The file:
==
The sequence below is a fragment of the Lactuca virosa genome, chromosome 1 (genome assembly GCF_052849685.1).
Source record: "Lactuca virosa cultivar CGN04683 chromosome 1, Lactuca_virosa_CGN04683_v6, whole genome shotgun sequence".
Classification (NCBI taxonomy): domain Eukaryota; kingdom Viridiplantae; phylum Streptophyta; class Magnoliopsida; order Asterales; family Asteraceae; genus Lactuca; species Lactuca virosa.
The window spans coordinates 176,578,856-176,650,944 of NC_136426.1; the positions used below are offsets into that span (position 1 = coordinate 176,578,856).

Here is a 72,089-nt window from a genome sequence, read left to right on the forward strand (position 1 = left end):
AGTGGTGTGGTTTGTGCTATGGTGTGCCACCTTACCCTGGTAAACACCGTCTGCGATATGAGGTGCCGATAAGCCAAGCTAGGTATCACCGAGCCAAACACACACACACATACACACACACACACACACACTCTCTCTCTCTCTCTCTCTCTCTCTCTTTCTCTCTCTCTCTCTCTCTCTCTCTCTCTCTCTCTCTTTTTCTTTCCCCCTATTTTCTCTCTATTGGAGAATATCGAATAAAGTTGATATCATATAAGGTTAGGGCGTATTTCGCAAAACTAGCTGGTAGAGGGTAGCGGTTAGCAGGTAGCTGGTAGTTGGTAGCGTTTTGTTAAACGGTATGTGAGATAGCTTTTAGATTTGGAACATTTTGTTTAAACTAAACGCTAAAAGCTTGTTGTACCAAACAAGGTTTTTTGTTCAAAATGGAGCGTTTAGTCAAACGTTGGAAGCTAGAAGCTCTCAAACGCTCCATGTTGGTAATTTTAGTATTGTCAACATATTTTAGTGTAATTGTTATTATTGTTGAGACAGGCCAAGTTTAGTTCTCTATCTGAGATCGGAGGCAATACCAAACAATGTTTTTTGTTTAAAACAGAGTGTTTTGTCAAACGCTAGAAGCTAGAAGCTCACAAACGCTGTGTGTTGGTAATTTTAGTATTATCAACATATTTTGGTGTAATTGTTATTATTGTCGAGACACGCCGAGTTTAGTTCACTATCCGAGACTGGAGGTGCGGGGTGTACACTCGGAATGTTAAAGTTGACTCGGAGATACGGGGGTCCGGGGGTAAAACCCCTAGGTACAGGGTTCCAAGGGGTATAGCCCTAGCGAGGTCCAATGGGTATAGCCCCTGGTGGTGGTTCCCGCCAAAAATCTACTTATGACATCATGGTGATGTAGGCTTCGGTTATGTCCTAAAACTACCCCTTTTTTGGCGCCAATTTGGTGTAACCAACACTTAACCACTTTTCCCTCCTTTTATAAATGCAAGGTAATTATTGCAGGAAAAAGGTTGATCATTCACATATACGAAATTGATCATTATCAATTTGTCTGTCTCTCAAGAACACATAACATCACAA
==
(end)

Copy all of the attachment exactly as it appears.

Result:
The sequence below is a fragment of the Lactuca virosa genome, chromosome 1 (genome assembly GCF_052849685.1).
Source record: "Lactuca virosa cultivar CGN04683 chromosome 1, Lactuca_virosa_CGN04683_v6, whole genome shotgun sequence".
Classification (NCBI taxonomy): domain Eukaryota; kingdom Viridiplantae; phylum Streptophyta; class Magnoliopsida; order Asterales; family Asteraceae; genus Lactuca; species Lactuca virosa.
The window spans coordinates 176,578,856-176,650,944 of NC_136426.1; the positions used below are offsets into that span (position 1 = coordinate 176,578,856).

Here is a 72,089-nt window from a genome sequence, read left to right on the forward strand (position 1 = left end):
AGTGGTGTGGTTTGTGCTATGGTGTGCCACCTTACCCTGGTAAACACCGTCTGCGATATGAGGTGCCGATAAGCCAAGCTAGGTATCACCGAGCCAAACACACACACACATACACACACACACACACACACTCTCTCTCTCTCTCTCTCTCTCTCTCTTTCTCTCTCTCTCTCTCTCTCTCTCTCTCTCTCTCTCTTTTTCTTTCCCCCTATTTTCTCTCTATTGGAGAATATCGAATAAAGTTGATATCATATAAGGTTAGGGCGTATTTCGCAAAACTAGCTGGTAGAGGGTAGCGGTTAGCAGGTAGCTGGTAGTTGGTAGCGTTTTGTTAAACGGTATGTGAGATAGCTTTTAGATTTGGAACATTTTGTTTAAACTAAACGCTAAAAGCTTGTTGTACCAAACAAGGTTTTTTGTTCAAAATGGAGCGTTTAGTCAAACGTTGGAAGCTAGAAGCTCTCAAACGCTCCATGTTGGTAATTTTAGTATTGTCAACATATTTTAGTGTAATTGTTATTATTGTTGAGACAGGCCAAGTTTAGTTCTCTATCTGAGATCGGAGGCAATACCAAACAATGTTTTTTGTTTAAAACAGAGTGTTTTGTCAAACGCTAGAAGCTAGAAGCTCACAAACGCTGTGTGTTGGTAATTTTAGTATTATCAACATATTTTGGTGTAATTGTTATTATTGTCGAGACACGCCGAGTTTAGTTCACTATCCGAGACTGGAGGTGCGGGGTGTACACTCGGAATGTTAAAGTTGACTCGGAGATACGGGGGTCCGGGGGTAAAACCCCTAGGTACAGGGTTCCAAGGGGTATAGCCCTAGCGAGGTCCAATGGGTATAGCCCCTGGTGGTGGTTCCCGCCAAAAATCTACTTATGACATCATGGTGATGTAGGCTTCGGTTATGTCCTAAAACTACCCCTTTTTTGGCGCCAATTTGGTGTAACCAACACTTAACCACTTTTCCCTCCTTTTATAAATGCAAGGTAATTATTGCAGGAAAAAGGTTGATCATTCACATATACGAAATTGATCATTATCAATTTGTCTGTCTCTCAAGAACACATAACATCACAA